Last Sunday, I tried to stress the point that hospitality stands at the center of both Judaism and Christianity. It was integral to nomadic, desert cultures (still is today). But it’s more than just being nice to one’s neighbor. It’s not about social etiquette. We saw that there’s a link between being open, receptive to the stranger, the guest, and the way we open ourselves up to God, being receptive to the presence of the Spirit. There’s a connection between the way we welcome the stranger and entertain the presence of God.
In her recent book, Christianity for the Rest of Us: How the Neighborhood Church Is Transforming the Faith, Diana Butler Bass notes that one of the ten signposts of churches experiencing renewal is its approach toward hospitality. It doesn’t mean that such churches have “welcoming committees” or hospitality programs, “where friendliness seems little more than a phony act to get newcomers to join the church.” We’re not talking about a religious Welcome Wagon, that emerged in the 1960s, which, “for all its friendliness, was essentially a way to promote certain stores and products.” Hospitality is not a code word for “promotion,” with the church as the primary product, where it becomes “an instrument used for another end: to sign people up as pledging members.”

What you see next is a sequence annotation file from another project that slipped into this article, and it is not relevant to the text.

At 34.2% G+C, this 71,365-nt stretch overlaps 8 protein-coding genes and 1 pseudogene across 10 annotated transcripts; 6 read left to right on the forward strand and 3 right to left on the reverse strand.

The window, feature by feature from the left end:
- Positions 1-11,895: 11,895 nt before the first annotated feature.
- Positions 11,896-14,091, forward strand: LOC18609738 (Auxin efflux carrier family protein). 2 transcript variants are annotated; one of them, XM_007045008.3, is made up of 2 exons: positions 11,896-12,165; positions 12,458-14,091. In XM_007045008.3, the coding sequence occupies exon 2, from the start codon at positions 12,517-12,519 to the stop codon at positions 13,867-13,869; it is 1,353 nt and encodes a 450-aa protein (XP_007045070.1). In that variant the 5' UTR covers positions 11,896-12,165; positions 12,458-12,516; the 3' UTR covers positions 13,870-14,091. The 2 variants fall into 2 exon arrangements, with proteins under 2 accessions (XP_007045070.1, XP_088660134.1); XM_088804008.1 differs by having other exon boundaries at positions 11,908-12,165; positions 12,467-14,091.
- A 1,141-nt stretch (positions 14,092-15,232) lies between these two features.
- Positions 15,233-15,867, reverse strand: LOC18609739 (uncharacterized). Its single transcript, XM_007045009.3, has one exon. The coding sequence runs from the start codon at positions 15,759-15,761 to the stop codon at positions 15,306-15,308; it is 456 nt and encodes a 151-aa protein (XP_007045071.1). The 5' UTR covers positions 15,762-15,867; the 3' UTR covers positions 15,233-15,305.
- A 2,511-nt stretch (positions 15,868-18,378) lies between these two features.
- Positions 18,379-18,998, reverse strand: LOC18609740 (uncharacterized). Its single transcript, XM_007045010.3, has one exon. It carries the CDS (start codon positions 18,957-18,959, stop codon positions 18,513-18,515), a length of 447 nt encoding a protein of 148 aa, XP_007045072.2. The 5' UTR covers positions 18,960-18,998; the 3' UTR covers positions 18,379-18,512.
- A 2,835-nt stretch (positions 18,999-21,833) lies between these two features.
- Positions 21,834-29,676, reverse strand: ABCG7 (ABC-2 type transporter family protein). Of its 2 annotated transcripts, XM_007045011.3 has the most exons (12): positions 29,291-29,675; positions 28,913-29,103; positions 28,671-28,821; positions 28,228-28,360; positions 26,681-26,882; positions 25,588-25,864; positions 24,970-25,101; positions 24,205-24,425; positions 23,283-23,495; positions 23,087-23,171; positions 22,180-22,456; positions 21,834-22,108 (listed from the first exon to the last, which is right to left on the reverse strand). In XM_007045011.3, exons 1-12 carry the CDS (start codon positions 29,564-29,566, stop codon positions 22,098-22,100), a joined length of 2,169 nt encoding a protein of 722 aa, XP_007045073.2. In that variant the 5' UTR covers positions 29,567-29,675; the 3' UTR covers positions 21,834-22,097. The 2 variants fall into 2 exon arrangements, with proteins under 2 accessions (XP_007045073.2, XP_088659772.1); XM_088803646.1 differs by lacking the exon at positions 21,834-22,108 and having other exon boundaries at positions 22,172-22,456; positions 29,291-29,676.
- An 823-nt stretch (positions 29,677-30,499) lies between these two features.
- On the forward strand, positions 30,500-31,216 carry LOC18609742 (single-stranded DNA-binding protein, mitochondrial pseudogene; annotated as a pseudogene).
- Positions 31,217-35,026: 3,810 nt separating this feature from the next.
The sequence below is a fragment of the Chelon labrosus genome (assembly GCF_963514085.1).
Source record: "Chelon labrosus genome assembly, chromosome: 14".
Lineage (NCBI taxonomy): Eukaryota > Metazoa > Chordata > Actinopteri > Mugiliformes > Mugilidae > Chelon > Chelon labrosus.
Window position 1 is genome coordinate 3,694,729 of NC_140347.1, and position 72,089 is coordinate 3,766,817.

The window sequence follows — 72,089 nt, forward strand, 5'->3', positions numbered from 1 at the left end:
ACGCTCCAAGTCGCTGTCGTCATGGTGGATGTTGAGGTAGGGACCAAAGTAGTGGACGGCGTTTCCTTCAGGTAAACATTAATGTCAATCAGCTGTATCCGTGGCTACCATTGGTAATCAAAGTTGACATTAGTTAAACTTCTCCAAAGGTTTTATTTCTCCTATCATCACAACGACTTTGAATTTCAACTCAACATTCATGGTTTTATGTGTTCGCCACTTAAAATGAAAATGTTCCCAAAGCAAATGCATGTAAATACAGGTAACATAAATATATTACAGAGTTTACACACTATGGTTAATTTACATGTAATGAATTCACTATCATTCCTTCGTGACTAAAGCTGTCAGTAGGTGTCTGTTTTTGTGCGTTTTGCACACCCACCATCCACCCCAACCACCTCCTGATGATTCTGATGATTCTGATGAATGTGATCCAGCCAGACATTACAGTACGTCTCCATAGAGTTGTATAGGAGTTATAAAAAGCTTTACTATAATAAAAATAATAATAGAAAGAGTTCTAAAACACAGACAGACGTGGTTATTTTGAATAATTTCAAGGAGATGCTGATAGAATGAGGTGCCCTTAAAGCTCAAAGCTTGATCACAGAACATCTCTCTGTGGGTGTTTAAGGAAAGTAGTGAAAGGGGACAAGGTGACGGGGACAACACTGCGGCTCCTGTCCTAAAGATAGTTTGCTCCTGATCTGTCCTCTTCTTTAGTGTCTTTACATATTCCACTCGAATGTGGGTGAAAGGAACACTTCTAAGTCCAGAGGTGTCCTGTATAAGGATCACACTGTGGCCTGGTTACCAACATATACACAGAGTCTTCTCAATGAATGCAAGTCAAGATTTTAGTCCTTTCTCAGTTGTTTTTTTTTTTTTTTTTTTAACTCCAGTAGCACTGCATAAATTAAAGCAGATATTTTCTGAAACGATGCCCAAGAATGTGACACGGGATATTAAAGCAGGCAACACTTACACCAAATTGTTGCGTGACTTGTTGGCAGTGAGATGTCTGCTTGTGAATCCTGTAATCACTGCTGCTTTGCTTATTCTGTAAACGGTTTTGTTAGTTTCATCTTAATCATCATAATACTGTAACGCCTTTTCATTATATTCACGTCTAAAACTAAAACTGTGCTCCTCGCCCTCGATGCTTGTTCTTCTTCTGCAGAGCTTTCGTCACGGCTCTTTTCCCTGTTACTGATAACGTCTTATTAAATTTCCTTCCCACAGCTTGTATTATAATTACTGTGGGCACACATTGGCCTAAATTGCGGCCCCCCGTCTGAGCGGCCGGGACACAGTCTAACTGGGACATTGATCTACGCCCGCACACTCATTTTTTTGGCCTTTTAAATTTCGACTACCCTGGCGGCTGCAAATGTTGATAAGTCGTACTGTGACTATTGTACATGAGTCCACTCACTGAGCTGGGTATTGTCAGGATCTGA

Bass writes, “True Christian hospitality is not a recruitment strategy designed to manipulate strangers into church membership. Rather, it is a central practice of the Christian faith – something Christians are called to do for the sake of that thing itself.”
And it’s something Christians do because it flows from what we have experienced in our relationship with God in Christ. In other words, Christians can be hospitable and will be hospitable people as a result of knowing the hospitality of God. And where do we see that? We see it all over scripture, but most profoundly in Jesus Christ and our life in him and through him. I’d like to think of hospitality less as one more “should,” one more thing we “have” to do and more as something that flows from our remembrance that we too have been received as guests in God’s kingdom; that we too were once estranged from God, but are no longer through Christ; that we have been welcomed, through the Spirit, into the very presence of God. It’s a way of life that flows from the depths of our being, from the core of who we are. Only then will hospitality be authentic, as an end in itself, instead of being a means to something else.